Development, Implementation and Evaluation of Low-input Crop and Livestock Systems for the Southern Region (88-96-2)
This ongoing project, coordinated by John Luna of Virginia Polytechnic Institute and State University, consists of three parts: (1) a long-term whole-farm systems study involving crops and livestock, (2) on-farm grazing systems demonstrations, and (3) the development and implementation of a low-input corn production system.
Part 1 is a farm-scale experiment designed to compare a conventional crop/livestock system with an experimental, low-input system to produce beef cattle. Involving 48 steers on 80 acres of crop and pasture land, this is the largest low-input farming system comparison study in the US. Conventional livestock production systems in the Southern region rely heavily on harvested forage (mostly alfalfa) and corn produced with heavy dependence on purchased inputs of fertilizers and pesticides. Findings of this study indicate that (1) spring and fall grazing of alfalfa have reduced the need for insecticides to control alfalfa weevil, (2) growing millet before alfalfa reduces the need for herbicides and insecticides, (3) first year corn following alfalfa does not require insecticides for corn rootworm or armyworm control and has reduced N fertilizer needs, and (4) planting alfalfa into tall fescue reduces the need for N fertilizer.
Part 2 is an on-farm grazing systems demonstration project established on a cooperator farm in Southwestern Virginia. Two forage/beef systems are being compared. The first involves rotational and continuous grazing, the use of legumes vs. nitrogen fertilizer. The second involves sequencing of various forage species for year-round grazing. Each system uses 30 cows with their calves and continues the calves beyond weaning through the stocker phase. Four replications of pastures were established in the summer and fall of 1989, including various combinations of tall fescue, alfalfa, and red clover, with and without chemical inputs.
Part 3 involves the development and demonstration of low-input corn production practices, including the use of conservation tillage systems, winter legume cover crops and integrated pest management practices for weeds and insect pests. These on-farm demonstrations were conducted on 14 farms in 1991-1992. Corn production systems being compared include treatments such as use of a rye cover crop mulch, a mixture of hairy vetch and bigflower vetch cover crops, and various levels of N fertilizer application under alternative tillage systems. The no-till system earned a $44 greater net return per acre than that of the disk tillage system. Within the no-till system, the hairy vetch cover crop with no added N fertilizer earned about $22 more net returns per acre than did a rye cover crop with 125 lbs of N fertilizer per acre. These findings augment a growing body of published literature confirming the economic advantages of using winter legume cover crops in corn and other cropping systems.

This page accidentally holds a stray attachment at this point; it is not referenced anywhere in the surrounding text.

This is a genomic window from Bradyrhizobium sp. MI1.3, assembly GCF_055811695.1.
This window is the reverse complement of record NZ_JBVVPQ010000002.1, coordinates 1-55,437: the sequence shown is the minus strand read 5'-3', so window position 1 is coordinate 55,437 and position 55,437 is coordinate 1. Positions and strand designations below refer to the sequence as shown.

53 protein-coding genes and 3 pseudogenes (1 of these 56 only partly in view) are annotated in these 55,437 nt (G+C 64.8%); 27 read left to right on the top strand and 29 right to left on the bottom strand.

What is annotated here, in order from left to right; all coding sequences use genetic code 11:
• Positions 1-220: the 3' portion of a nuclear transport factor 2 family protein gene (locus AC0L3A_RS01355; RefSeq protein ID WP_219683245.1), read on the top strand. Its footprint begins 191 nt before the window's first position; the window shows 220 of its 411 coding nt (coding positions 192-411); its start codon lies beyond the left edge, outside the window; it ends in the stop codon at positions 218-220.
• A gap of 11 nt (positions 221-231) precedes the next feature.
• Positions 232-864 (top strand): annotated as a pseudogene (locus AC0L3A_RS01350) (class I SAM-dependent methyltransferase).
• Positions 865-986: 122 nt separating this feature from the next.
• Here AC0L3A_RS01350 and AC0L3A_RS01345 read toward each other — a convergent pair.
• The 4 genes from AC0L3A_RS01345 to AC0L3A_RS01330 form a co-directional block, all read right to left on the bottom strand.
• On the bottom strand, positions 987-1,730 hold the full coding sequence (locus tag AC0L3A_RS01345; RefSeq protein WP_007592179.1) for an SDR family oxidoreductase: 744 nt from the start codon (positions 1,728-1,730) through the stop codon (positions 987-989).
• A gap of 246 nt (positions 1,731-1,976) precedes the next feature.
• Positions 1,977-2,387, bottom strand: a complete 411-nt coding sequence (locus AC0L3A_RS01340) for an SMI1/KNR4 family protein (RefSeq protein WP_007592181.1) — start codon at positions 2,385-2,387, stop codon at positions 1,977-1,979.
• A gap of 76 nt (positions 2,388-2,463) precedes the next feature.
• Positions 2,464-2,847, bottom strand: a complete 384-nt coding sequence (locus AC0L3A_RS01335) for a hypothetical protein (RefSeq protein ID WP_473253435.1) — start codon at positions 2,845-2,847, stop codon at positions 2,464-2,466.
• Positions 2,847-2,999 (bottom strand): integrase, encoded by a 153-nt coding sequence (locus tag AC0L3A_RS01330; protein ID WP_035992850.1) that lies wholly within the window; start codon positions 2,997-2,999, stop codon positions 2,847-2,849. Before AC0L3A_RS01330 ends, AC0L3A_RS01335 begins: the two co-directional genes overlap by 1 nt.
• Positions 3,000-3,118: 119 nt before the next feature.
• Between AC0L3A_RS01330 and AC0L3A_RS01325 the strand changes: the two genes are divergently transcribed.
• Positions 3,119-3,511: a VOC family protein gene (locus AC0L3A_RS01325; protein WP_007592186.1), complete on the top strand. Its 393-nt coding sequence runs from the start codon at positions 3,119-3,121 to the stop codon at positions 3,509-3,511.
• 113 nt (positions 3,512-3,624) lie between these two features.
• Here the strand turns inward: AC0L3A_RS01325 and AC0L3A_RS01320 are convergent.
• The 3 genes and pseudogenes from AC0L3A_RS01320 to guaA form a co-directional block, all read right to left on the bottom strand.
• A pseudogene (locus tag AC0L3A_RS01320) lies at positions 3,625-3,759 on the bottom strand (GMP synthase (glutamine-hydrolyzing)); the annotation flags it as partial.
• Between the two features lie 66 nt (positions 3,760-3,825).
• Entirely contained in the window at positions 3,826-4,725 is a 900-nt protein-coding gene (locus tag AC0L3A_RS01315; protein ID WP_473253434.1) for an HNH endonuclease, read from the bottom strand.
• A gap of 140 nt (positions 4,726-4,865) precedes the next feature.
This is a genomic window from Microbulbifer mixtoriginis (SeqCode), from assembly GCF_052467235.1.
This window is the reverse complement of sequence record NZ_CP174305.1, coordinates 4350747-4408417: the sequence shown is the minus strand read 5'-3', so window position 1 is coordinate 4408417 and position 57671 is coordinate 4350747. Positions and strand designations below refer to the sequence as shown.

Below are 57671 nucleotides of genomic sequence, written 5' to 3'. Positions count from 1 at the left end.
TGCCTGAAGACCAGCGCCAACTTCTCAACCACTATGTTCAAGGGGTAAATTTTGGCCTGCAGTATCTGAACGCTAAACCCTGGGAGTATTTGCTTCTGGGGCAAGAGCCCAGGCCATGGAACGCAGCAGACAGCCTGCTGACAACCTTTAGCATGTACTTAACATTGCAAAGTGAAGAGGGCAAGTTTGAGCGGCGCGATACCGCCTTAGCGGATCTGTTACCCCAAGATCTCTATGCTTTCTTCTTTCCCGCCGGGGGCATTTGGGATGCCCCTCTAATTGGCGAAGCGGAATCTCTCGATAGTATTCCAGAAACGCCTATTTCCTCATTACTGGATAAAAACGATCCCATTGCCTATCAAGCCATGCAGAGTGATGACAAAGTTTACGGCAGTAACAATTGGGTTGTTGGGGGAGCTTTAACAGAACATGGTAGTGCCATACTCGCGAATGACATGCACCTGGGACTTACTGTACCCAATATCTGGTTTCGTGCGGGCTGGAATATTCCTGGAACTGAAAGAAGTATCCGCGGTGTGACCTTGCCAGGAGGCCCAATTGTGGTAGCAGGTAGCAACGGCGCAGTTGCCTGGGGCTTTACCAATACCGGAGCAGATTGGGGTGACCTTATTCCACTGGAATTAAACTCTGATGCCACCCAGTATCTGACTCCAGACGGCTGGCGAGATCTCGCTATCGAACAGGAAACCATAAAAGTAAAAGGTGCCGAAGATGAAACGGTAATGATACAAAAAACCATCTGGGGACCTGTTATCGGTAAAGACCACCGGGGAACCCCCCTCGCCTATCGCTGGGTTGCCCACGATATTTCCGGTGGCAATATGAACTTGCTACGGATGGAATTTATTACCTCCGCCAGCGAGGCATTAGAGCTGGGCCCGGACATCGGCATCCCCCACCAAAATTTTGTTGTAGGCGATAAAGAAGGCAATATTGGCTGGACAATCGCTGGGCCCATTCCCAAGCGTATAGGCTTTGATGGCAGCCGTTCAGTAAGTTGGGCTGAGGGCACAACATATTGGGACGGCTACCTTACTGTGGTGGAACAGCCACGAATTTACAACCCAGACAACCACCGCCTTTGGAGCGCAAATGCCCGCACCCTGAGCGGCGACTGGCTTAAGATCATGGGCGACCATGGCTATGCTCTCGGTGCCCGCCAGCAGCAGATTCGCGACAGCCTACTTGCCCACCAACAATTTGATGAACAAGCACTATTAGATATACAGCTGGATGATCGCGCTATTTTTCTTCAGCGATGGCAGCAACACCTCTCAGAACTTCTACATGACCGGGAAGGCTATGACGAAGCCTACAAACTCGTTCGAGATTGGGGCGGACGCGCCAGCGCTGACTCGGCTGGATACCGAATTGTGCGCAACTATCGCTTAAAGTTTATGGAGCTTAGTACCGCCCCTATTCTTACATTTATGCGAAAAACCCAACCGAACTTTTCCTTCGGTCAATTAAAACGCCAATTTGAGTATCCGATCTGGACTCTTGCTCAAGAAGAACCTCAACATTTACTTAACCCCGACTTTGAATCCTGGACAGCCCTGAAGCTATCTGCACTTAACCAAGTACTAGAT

An experiment involving low-input corn systems evaluated alternative management practices for rye cover crops in no-till corn. Comparisons were made between mowing and conventional herbicide to suppress the rye. Densities of armyworm larvae were estimated from the time of corn seedling emergence until armyworm larvae were no longer found. In four of the five fields in both years, mowing significantly reduced armyworm population densities in the early stages of corn growth. Mowing also adequately suppressed rye cover crop regrowth in all fields. Costs of the cover crop management methods are calculated to be about $6 per acre for mowing versus $10 per acre for paraquat spraying. Averaged across all plots in both years, fields where the cover crop was mowed earned $40/acre more net income than fields where paraquat was used to kill the rye cover crop.
Over the past few decades, “expert systems” computer software has made major contributions in industries like medicine and defense. An expert system is being designed for this project. A prototype computer-aided decision support system called CROPS (Crop Rotation Planning System) has been developed for farm-level planning. This program uses artificial intelligence techniques to generate crop rotation plans for individual farms, implementing low-input sustainable practices and comparing these plans with conventional alternatives. The final version will not only generate crop rotation plans that implement low-input practices; it will also analyze the plans generated and allow the farmer-user to compare the generated plans with an alternative. The system includes simulation models for estimating soil erosion and analysis of the financial status of the farm under various alternative combinations of crop mixes, farm program participation and machinery.
(1) Develop and evaluate crop/livestock farming systems that minimize reliance on non-renewable inputs while maintaining or improving profitability, improving long-term soil productivity, and minimizing undesirable environmental impact.
(2) On four cooperating farms, evaluate and demonstrate the role of winter-annual legume/small grain polyculture cover crops in reducing nitrogen fertilizer, herbicide, and insecticide inputs in corn production.
(3) Evaluate the potential of ridge-till systems for corn production in the southeastern United States.
(4) Develop and implement Extension educational programs to promote the adoption of low-input farming technologies, practices, and systems.